It’s a lesson in congressional reality that has Republicans struggling with how to vote — and what to do — when a divided government pits pledge against pledge.
“That’s a problem – and I mean, a real problem,” said Ohio Rep. Jim Jordan, chairman of the conservative Republican Study Committee’s budget and spending task force.
How would he vote on a budget that cuts spending but lacks the promised abortion restrictions? Jordan winces.
“We haven’t seen the finished product,” he said.
The House last month passed its version of the budget that would fund the government through September. The measure would cut spending by $61 billion and prohibit federal dollars from going to Planned Parenthood as long as the organization performs abortions. It also reinstates restrictions, lifted by President Barack Obama, on government money for any organization that funds abortions in foreign countries.
The abortion restrictions have almost no chance of being included in the spending plan that the Democrat-dominated Senate ultimately passes. That could be weeks from now despite a March 18 deadline that carries with it the threat of a partial government shutdown.
A compromise that could pass both the House and Senate will contain at least a good portion of the cuts that now-GOP freshmen promised during the campaign and say their constituents loudly demand. Slashing federal spending, they insist, is their No. 1 priority.
Restricting federal money for abortion providers comes a close second or third, as much a part of the GOP’s campaign “Pledge” as spending cuts and repealing Obama’s health care overhaul.
The new Republican majority has done plenty of fighting for what they promised, but getting their wish list through the entire Congress is a tougher task. The health care law repeal failed in the Senate. The House’s budget received a thorough scoffing from Senate Democratic leaders and Obama said he would veto it.
House Republicans say just having their debate last month went a long way toward satisfying their campaign promises.
In an emotional overnight session on the current year’s budget, the House voted 240-185 to block federal dollars from going to Planned Parenthood.
There was more.
The spending bill, before any amendments, reinstated a prohibition on federal money for any organization that uses its own funds for abortions performed in foreign countries. Obama lifted the restrictions in 2009.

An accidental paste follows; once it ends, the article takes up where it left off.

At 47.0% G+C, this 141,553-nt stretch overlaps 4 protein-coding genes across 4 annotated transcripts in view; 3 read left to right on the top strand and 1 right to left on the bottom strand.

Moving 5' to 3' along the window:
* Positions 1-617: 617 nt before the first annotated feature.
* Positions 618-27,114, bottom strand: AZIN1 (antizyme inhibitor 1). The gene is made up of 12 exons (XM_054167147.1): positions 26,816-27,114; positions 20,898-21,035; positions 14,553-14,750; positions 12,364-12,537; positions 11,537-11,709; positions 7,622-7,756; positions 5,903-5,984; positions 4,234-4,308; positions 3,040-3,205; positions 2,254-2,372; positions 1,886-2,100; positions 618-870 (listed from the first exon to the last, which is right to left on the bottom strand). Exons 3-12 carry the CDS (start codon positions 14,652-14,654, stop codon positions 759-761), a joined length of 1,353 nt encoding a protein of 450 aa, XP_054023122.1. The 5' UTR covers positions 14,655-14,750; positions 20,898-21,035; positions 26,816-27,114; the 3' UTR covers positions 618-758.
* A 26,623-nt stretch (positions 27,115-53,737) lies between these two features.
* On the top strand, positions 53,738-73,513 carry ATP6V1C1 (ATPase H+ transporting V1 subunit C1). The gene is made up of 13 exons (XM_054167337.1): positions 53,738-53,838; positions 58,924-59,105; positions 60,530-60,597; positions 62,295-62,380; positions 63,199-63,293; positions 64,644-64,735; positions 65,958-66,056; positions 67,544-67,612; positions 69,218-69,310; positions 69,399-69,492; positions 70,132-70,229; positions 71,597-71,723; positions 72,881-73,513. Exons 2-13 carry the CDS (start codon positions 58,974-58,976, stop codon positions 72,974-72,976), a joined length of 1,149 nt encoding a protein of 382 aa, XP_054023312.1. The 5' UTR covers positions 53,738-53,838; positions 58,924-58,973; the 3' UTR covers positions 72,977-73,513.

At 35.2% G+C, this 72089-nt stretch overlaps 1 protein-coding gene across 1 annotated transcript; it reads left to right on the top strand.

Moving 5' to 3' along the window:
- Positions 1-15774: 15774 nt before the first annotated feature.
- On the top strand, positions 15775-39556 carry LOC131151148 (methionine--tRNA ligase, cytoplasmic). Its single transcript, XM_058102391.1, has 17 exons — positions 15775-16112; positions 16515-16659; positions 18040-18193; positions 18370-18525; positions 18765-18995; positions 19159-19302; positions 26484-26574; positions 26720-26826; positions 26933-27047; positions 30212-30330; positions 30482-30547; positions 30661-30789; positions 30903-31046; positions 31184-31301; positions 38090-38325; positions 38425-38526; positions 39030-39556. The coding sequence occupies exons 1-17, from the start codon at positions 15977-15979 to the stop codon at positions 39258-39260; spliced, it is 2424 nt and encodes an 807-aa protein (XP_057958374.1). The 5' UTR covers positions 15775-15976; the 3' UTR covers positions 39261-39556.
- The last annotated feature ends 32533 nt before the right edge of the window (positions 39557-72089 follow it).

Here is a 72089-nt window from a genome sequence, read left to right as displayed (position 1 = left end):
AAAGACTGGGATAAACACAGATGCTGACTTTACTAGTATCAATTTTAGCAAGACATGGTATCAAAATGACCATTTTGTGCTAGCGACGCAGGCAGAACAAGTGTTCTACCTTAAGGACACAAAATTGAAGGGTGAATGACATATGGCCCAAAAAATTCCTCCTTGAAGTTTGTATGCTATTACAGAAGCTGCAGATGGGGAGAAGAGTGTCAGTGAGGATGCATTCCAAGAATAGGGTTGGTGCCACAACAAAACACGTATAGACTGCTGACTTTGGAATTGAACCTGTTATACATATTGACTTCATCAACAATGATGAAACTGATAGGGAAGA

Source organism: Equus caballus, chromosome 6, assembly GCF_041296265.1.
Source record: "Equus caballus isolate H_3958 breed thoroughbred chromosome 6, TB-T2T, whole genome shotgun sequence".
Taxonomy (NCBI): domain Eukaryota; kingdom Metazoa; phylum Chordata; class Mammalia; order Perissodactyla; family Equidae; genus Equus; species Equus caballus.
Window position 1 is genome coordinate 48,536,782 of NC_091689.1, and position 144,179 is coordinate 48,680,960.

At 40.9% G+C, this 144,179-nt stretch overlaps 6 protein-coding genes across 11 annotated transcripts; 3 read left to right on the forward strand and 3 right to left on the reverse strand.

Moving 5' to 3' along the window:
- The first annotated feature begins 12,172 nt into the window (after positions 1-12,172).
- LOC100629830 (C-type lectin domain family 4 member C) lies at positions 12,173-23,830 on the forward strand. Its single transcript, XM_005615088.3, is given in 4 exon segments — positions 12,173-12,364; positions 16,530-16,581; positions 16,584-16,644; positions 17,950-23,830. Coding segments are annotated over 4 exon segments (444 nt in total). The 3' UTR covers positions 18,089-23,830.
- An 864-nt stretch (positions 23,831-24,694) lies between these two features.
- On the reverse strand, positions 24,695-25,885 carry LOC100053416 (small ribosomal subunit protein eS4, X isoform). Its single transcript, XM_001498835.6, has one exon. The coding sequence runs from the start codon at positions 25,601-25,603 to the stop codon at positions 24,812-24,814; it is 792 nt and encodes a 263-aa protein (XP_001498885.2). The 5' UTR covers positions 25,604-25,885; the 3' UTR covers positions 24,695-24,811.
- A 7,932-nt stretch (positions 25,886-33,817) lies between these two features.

Under current law, federal dollars may not be used for abortions except in the cases of rape, incest or when the life of the mother is in danger.
Pro-choice lawmakers and groups said the Republican efforts on abortion amount to an attack on women and family-planning services. Democrats make the case that while Planned Parenthood performs abortions, the group uses federal money on health services for women who can’t afford it any other way.
Planned Parenthood has undertaken a formidable lobbying campaign to kick out the restrictions from the Senate bill.
Watching the negotiations from the House, some social conservatives were uncomfortable even talking about how they would vote should a newly negotiated budget pass the Senate and come to the House without the anti-abortion provisions.
If they vote against the new version, they also would say no to spending cuts they demanded.
If they vote for it, they would ditch, for now, the party’s anti-abortion promises.
Rep. Chris Smith, perhaps the House’s most fervently anti-abortion member, said he’d vote against any budget that doesn’t “preserve life.” Blocking money for Planned Parenthood also cuts spending, said Smith, R-N.J.
“There’s no reason to be divided. These are twin objectives,” Smith said, predicting many Republican freshmen opposed to abortion will vote with him.
Freshman Rep. David Schweikert, R-Ariz., isn’t one of them. He opposes abortion. But he said he’d vote for a budget that lacks new restrictions on the procedure because current law already bans federal dollars from being used for most abortions. Banning taxpayer dollars from going to Planned Parenthood, he said, should be a battle for another day if it comes to a choice.
“If we’re staying with that current policy, I think we’d still be safe,” Schweikert said. “Because for me, it’s substantially about the fiscal position” he took in last year’s elections when it came to reining in the federal deficit.
Copyright © 2011 The Associated Press